The Problem with Plastics

The Problem With Plastics

by Jonathan Stone, executive director, and Topher Hamblett, director of advocacy

The cleanup of Narragansett Bay is a remarkable achievement that the people of Rhode Island and Massachusetts are rightfully proud of. Bay waters and beaches that were, just a generation ago, choked with raw sewage, industrial waste and other pollutants are cleaner and healthier than they’ve been in 50 years. The Providence River, for example, is today teeming with marine life, fishermen and recreational boaters, and thousands of residents and visitors who are enjoying the shoreline and views of a healthier, productive Bay.

Top Trash Collected For Tides Infographic
Top trash collected by volunteers during the 2018 International Coastal Clean in Rhode Island.

Despite these gains, a new, pernicious and persistent threat has become increasingly evident: plastics.  Save The Bay is keenly aware of the growing problem of plastics pollution, thanks to our long-standing and extensive beach cleanup program. Every year, Save The Bay and thousands of volunteers collect tons of debris from Rhode Island beaches. In 2017, 2,629 volunteers collected 16,484 pounds of trash during the International Coastal Cleanup, which we lead each September in partnership with the Ocean Conservancy. Most of this trash is plastics (see accompanying chart).

Longtime Save The Bay member Shawen Williams shared a story of how she came to appreciate just how bad the plastics problem has become. “My son Arthur actually pointed this out to me when he was only about four years old, when I took him and (daughter) Hope for a sea glass hunt on Prudence Island.  Hope was older and had the patience to sift for the glass, but Arthur saw the brightly colored plastic bits and decided to pick that up instead. At the end of the day, his bag was far fuller and more colorful than his sister’s. The plastics situation is so out of control.”

Plastics come in many forms: bottles and bottle caps, shopping bags, cups, lids, food wrappers and take-out containers, fishing line, utensils, diapers, dog waste bags, cigarette butts, packaging, balloons, and six-pack containers. They are ubiquitous in our modern consumer society. Littering on streets, as well as at beaches, fishing spots and public parks is all too common. Litter and inadequate trash disposal result in plastic bottles and food packaging landing in the street, where they are washed by rain into streams, rivers, and Narragansett Bay.  Poorly maintained storm drain catch basins compound the problem.

Photo credit: Hillary Daniels
Plastics breakdown into smaller and smaller pieces that become indistinguishable from their environment, and pose a danger to wildlife and humans.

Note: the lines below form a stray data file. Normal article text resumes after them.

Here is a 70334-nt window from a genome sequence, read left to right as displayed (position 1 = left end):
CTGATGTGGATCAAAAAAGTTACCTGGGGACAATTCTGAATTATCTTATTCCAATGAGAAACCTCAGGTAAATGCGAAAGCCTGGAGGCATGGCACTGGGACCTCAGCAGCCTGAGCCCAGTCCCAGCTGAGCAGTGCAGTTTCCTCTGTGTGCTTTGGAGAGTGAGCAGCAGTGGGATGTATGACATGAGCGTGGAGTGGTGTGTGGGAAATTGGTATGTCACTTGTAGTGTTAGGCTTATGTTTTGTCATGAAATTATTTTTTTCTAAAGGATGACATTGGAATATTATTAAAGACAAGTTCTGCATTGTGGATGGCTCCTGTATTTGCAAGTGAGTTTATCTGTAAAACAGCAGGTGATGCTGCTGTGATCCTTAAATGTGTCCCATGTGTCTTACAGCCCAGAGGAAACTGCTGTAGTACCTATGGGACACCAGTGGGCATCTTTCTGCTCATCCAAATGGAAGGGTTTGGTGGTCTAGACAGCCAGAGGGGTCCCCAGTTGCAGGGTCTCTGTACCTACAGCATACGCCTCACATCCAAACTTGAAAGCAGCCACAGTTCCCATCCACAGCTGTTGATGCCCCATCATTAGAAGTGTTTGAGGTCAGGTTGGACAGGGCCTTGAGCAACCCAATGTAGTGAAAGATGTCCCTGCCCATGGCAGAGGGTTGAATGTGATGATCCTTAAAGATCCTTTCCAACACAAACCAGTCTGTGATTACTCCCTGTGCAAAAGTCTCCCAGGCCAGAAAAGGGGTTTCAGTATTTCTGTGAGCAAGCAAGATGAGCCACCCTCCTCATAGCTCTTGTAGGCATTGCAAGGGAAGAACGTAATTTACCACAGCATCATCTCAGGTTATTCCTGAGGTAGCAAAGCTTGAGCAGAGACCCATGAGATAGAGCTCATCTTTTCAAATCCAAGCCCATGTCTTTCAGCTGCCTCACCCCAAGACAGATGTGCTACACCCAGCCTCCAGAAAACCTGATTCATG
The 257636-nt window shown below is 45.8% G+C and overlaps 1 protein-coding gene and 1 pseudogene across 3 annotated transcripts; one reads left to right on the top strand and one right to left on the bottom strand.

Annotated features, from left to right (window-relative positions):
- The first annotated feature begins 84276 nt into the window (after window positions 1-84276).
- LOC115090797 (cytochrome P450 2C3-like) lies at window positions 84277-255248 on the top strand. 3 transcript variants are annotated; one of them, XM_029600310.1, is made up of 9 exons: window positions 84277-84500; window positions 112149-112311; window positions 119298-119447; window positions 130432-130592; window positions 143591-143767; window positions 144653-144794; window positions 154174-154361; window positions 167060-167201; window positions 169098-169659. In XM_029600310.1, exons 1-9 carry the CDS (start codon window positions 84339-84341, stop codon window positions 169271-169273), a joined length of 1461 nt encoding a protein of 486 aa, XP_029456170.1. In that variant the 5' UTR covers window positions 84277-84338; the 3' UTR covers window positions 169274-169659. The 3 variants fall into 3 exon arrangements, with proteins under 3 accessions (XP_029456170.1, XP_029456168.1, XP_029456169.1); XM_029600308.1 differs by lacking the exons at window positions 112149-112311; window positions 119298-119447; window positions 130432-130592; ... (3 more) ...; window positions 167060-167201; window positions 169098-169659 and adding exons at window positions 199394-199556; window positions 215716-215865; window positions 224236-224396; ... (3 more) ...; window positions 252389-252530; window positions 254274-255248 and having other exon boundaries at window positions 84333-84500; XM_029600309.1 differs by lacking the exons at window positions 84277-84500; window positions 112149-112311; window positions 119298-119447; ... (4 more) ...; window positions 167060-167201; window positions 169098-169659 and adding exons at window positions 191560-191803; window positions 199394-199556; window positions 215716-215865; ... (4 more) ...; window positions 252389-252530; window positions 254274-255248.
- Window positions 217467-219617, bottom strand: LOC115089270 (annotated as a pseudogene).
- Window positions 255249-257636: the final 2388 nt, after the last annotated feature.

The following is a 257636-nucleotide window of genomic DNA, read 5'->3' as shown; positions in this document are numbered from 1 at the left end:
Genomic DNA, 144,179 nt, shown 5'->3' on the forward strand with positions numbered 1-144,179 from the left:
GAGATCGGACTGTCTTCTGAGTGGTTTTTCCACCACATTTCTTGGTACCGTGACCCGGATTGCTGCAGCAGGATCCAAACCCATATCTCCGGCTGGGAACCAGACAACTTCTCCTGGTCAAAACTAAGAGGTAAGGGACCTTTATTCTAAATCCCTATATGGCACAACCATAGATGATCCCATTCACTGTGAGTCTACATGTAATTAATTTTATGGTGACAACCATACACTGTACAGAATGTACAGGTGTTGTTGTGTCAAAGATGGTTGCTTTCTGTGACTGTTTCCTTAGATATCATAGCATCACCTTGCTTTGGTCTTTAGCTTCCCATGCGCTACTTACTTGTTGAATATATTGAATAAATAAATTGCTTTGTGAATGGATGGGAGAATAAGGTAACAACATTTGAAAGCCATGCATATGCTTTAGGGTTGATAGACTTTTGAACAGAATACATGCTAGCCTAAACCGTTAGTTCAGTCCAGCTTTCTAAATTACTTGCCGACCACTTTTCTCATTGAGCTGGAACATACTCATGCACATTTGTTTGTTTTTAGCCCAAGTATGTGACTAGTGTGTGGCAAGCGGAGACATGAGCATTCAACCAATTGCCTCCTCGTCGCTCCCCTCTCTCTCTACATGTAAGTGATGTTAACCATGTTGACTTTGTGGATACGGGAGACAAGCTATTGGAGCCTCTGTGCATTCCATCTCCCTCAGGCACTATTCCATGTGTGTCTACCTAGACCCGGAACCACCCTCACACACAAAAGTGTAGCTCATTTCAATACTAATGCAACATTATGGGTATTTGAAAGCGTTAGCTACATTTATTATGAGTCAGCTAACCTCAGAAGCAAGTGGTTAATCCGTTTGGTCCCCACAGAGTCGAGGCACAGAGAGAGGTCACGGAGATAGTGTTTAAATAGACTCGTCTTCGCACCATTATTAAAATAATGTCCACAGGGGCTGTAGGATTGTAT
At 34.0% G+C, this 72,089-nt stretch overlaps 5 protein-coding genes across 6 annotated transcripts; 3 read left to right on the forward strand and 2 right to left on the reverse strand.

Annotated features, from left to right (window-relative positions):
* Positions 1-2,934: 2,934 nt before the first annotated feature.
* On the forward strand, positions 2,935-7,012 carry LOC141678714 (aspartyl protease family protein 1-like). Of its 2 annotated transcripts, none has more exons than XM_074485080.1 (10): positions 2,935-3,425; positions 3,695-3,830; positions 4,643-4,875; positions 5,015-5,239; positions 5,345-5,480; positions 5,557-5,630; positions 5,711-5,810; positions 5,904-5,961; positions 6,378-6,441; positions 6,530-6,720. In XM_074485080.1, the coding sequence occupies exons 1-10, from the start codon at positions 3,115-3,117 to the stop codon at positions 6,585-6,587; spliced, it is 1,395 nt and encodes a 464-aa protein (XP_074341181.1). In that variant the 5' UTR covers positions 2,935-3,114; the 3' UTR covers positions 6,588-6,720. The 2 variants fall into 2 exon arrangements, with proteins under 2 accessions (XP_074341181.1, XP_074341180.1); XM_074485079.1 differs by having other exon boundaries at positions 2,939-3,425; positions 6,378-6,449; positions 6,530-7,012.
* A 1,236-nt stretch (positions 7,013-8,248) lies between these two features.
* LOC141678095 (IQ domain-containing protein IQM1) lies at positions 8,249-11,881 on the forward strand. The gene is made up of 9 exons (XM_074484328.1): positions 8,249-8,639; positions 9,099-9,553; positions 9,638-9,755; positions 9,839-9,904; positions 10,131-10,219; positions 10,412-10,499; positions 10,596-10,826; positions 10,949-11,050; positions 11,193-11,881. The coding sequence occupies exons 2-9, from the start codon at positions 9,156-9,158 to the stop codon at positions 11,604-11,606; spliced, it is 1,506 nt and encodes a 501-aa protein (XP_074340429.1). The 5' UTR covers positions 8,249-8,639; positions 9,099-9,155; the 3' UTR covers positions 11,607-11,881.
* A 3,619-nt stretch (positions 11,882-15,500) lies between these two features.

The problem with plastics is that, unlike paper and glass, they do not biodegrade, but persist in the natural environment indefinitely. Discarded plastics are everywhere, and unfortunately, becoming increasingly difficult to clean up. Exposure to sunlight, water and wind breaks plastic down into tiny “microplastics” that persist in the water column and are ingested by birds, fish, and—increasingly—humans. Plastic products also sink to the bottom of the sea.  Rhode Island commercial fishermen regularly haul aboard large quantities of plastics in their nets.

Save The Bay has, for nearly 50 years, responded to emerging threats by developing new strategies to characterize the problem, mobilize citizens and promote thoughtful public policy. Plastics are no different. To combat the growing problem of plastics pollution, we are taking a three-pronged approach: response, research and prevention.

ICC Trash Tally Sheet
Volunteers collect and record all trash they find during the International Coastal Cleanup

Response

Through our long-standing beach cleanup program, Save The Bay mobilizes teams of volunteers to collect and catalog trash from the shorelines of Narragansett Bay and coastal Rhode Island.  In 2017, more than half of the trash picked up by volunteers was made of or contained plastics. As well, our Baykeeper, Coastkeeper and Riverkeeper respond to reports of illegal dumping and other plastic pollution events, such as last winter’s system failure at the East Providence wastewater treatment plant, when tens of thousands of plastic disks were discharged into the Bay. Baykeeper Mike Jarbeau coordinated a volunteer effort to identify locations where these disks accumulated in order to target cleanup efforts.

Research